S_{4}  E 2S_{4} C_{2}  1,2,3,4tetrafluorospiropentane (meso isomer)^{[15]} 

T_{d}  E 8C_{3} 3C_{2} 6S_{4} 6σ_{d}  tetrahedral  methane 
phosphorus pentoxide 
adamantane 
T_{h}  E 4C_{3} 4C_{3}^{2} i 3C_{2} 4S_{6} 4S_{6}^{5} 3σ_{h}  pyritohedron  
O_{h}  E 8C_{3} 6C_{2} 6C_{4} 3C_{2} i 6S_{4} 8S_{6} 3σ_{h} 6σ_{d}  octahedral or cubic  sulfur hexafluoride 
molybdenum hexacarbonyl 
cubane 
I  E 12C_{5} 12C_{5}^{2} 20C_{3} 15C_{2}  chiral icosahedral or dodecahedral  Rhinovirus 

I_{h}  E 12C_{5} 12C_{5}^{2} 20C_{3} 15C_{2} i 12S_{10} 12S_{10}^{3} 20S_{6} 15σ  icosahedral or dodecahedral  Buckminsterfullerene 
dodecaborate anion 
dodecahedrane 
A set of matrices that multiply together in a way that mimics the multiplication table of the elements of a group is called a representation of the group. For example, for the C_{2v} point group, the following three matrices are part of a representation of the group:
Although an infinite number of such representations exist, the irreducible representations (or "irreps") of the group are all that are needed as all other representations of the group can be described as a linear combination of the irreducible representations.
Main article: List of character tables for chemically important 3D point groups 
For any group, its character table gives a tabulation (for the classes of the group) of the characters (the sum of the diagonal elements) of the matrices of all the irreducible representations of the group. As the number of irreducible representations equals the number of classes, the character table is square.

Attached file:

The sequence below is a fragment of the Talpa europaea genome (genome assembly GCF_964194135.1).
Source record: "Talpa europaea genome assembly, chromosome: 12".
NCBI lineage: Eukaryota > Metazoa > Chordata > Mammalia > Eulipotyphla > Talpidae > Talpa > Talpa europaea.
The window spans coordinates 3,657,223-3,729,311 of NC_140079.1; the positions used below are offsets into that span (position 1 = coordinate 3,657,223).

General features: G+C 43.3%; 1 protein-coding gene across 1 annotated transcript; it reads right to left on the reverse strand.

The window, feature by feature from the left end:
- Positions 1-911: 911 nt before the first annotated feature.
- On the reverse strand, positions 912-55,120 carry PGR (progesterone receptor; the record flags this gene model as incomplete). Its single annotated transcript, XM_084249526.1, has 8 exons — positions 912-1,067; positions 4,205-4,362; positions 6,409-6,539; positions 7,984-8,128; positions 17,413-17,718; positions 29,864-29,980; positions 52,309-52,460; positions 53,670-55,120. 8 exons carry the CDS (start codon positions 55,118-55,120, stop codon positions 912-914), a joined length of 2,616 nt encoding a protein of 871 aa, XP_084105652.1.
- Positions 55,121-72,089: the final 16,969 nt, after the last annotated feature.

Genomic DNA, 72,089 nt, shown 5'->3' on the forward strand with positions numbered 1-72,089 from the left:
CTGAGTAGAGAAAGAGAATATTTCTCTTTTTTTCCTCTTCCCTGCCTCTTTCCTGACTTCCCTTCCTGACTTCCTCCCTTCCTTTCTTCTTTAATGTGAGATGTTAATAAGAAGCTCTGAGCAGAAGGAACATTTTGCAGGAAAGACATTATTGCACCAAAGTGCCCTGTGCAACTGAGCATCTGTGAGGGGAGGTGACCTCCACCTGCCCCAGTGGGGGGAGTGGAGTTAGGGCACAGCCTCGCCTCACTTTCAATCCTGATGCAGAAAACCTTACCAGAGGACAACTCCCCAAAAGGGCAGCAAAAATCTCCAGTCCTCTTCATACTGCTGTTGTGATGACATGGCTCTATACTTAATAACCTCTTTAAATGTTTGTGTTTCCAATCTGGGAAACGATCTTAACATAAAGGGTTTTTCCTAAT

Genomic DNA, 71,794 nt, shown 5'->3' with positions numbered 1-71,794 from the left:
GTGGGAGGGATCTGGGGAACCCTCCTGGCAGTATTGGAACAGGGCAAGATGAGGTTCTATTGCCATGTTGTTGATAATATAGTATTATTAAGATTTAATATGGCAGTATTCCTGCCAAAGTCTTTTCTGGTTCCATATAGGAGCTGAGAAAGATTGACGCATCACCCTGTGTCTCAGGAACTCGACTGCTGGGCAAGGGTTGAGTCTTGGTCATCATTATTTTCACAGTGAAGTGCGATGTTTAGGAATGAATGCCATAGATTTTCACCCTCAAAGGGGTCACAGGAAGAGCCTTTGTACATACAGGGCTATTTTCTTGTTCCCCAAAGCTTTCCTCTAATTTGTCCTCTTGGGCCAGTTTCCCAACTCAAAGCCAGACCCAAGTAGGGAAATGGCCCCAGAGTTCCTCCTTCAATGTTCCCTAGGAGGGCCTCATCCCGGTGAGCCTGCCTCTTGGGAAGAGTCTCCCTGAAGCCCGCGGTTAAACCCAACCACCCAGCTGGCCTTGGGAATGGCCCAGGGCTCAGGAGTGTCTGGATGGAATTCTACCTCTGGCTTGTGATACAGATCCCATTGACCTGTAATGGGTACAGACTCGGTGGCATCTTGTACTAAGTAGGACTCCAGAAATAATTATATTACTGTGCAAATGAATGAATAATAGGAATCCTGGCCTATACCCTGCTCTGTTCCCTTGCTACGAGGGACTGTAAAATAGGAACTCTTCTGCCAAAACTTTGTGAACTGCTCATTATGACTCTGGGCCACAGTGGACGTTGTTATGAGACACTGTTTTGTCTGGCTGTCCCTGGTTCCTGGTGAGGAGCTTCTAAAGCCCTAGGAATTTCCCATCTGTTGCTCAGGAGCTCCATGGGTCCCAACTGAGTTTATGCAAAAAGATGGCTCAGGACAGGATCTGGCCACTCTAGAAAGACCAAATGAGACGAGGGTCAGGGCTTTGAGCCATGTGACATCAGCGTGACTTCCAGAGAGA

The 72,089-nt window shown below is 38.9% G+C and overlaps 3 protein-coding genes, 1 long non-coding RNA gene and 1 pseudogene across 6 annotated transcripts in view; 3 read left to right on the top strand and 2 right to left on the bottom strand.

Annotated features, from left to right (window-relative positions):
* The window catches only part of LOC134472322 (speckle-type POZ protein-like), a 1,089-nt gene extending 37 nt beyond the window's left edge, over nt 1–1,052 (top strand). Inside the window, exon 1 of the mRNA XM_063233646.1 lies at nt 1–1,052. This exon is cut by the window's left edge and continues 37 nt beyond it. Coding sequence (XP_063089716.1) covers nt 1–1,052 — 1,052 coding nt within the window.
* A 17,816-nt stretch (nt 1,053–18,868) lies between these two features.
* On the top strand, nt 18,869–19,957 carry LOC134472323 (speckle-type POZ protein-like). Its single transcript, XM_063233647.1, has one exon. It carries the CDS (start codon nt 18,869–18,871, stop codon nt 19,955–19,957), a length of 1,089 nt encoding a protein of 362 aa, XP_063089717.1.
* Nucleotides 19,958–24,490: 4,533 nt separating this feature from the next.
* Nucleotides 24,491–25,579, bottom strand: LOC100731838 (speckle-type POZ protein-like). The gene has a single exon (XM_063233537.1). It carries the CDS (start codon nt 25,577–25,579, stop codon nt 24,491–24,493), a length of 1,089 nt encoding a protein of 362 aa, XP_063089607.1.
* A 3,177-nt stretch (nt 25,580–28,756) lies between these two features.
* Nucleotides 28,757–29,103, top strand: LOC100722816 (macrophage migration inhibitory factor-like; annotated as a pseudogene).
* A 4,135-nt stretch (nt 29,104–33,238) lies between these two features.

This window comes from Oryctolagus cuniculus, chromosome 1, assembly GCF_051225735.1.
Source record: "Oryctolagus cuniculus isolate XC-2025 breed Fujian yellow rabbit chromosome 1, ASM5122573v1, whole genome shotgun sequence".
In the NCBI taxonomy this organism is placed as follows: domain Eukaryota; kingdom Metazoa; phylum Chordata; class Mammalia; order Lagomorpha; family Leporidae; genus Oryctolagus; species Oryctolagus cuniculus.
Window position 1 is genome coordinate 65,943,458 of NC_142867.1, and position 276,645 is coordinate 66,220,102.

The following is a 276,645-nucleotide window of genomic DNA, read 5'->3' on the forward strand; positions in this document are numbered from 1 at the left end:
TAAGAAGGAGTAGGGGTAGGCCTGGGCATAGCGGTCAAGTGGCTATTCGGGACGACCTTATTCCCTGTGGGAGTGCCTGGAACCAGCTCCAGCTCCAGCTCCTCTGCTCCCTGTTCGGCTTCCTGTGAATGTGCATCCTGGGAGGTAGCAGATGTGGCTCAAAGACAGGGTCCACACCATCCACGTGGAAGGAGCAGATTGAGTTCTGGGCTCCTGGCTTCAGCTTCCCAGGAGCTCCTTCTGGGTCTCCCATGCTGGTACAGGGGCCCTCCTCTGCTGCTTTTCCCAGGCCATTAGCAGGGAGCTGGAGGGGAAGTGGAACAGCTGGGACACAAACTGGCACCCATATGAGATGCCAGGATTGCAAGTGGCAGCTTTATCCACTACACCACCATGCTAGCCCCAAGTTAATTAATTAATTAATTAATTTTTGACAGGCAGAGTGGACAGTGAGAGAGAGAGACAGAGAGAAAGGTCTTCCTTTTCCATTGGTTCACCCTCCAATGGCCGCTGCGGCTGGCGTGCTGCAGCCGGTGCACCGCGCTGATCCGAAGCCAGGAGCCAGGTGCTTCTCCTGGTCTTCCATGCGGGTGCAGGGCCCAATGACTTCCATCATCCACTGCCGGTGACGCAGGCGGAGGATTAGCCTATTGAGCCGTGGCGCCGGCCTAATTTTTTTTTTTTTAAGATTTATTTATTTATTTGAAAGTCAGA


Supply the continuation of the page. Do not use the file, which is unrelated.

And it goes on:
The representations are labeled according to a set of conventions:
The tables also capture information about how the Cartesian basis vectors, rotations about them, and quadratic functions of them transform by the symmetry operations of the group, by noting which irreducible representation transforms in the same way. These indications are conventionally on the righthand side of the tables. This information is useful because chemically important orbitals (in particular p and d orbitals) have the same symmetries as these entities.
The character table for the C_{2v} symmetry point group is given below:
C_{2v}  E  C_{2}  σ_{v}(xz)  σ_{v}'(yz)  

A_{1}  1  1  1  1  z  x^{2}, y^{2}, z^{2} 
A_{2}  1  1  −1  −1  R_{z}  xy 
B_{1}  1  −1  1  −1  x, R_{y}  xz 
B_{2}  1  −1  −1  1  y, R_{x}  yz 
Consider the example of water (H_{2}O), which has the C_{2v} symmetry described above. The 2p_{x} orbital of oxygen has B_{1} symmetry as in the fourth row of the character table above, with x in the sixth column). It is oriented perpendicular to the plane of the molecule and switches sign with a C_{2} and a σ_{v}'(yz) operation, but remains unchanged with the other two operations (obviously, the character for the identity operation is always +1). This orbital's character set is thus {1, −1, 1, −1}, corresponding to the B_{1} irreducible representation. Likewise, the 2p_{z} orbital is seen to have the symmetry of the A_{1} irreducible representation (i.e.: none of the symmetry operations change it), 2p_{y} B_{2}, and the 3d_{xy} orbital A_{2}. These assignments and others are noted in the rightmost two columns of the table.
Hans Bethe used characters of point group operations in his study of ligand field theory in 1929, and Eugene Wigner used group theory to explain the selection rules of atomic spectroscopy.^{[16]} The first character tables were compiled by László Tisza (1933), in connection to vibrational spectra. Robert Mulliken was the first to publish character tables in English (1933), and E. Bright Wilson used them in 1934 to predict the symmetry of vibrational normal modes.^{[17]} The complete set of 32 crystallographic point groups was published in 1936 by Rosenthal and Murphy.^{[18]}